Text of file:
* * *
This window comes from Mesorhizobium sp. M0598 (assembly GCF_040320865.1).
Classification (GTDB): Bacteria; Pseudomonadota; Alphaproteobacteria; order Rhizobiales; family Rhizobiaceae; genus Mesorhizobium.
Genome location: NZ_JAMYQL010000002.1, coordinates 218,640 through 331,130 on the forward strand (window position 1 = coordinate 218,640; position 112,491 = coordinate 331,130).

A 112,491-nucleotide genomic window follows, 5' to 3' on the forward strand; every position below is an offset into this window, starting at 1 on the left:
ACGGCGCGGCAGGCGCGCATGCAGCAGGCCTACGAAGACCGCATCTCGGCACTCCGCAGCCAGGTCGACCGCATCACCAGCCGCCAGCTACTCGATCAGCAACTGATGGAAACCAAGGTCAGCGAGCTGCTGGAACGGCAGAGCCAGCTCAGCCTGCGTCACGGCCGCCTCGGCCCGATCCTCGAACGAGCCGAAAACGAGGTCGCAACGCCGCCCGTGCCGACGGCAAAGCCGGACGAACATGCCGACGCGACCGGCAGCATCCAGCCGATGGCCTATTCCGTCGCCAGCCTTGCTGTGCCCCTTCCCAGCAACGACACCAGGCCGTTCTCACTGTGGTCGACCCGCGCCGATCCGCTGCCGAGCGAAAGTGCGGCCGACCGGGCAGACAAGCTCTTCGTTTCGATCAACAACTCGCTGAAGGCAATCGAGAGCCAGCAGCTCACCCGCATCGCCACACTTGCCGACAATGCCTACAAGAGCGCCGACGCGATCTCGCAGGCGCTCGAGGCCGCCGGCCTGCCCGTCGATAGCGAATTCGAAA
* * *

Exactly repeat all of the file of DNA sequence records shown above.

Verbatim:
This window comes from Mesorhizobium sp. M0598 (assembly GCF_040320865.1).
Classification (GTDB): Bacteria; Pseudomonadota; Alphaproteobacteria; order Rhizobiales; family Rhizobiaceae; genus Mesorhizobium.
Genome location: NZ_JAMYQL010000002.1, coordinates 218,640 through 331,130 on the forward strand (window position 1 = coordinate 218,640; position 112,491 = coordinate 331,130).

A 112,491-nucleotide genomic window follows, 5' to 3' on the forward strand; every position below is an offset into this window, starting at 1 on the left:
ACGGCGCGGCAGGCGCGCATGCAGCAGGCCTACGAAGACCGCATCTCGGCACTCCGCAGCCAGGTCGACCGCATCACCAGCCGCCAGCTACTCGATCAGCAACTGATGGAAACCAAGGTCAGCGAGCTGCTGGAACGGCAGAGCCAGCTCAGCCTGCGTCACGGCCGCCTCGGCCCGATCCTCGAACGAGCCGAAAACGAGGTCGCAACGCCGCCCGTGCCGACGGCAAAGCCGGACGAACATGCCGACGCGACCGGCAGCATCCAGCCGATGGCCTATTCCGTCGCCAGCCTTGCTGTGCCCCTTCCCAGCAACGACACCAGGCCGTTCTCACTGTGGTCGACCCGCGCCGATCCGCTGCCGAGCGAAAGTGCGGCCGACCGGGCAGACAAGCTCTTCGTTTCGATCAACAACTCGCTGAAGGCAATCGAGAGCCAGCAGCTCACCCGCATCGCCACACTTGCCGACAATGCCTACAAGAGCGCCGACGCGATCTCGCAGGCGCTCGAGGCCGCCGGCCTGCCCGTCGATAGCGAATTCGAAA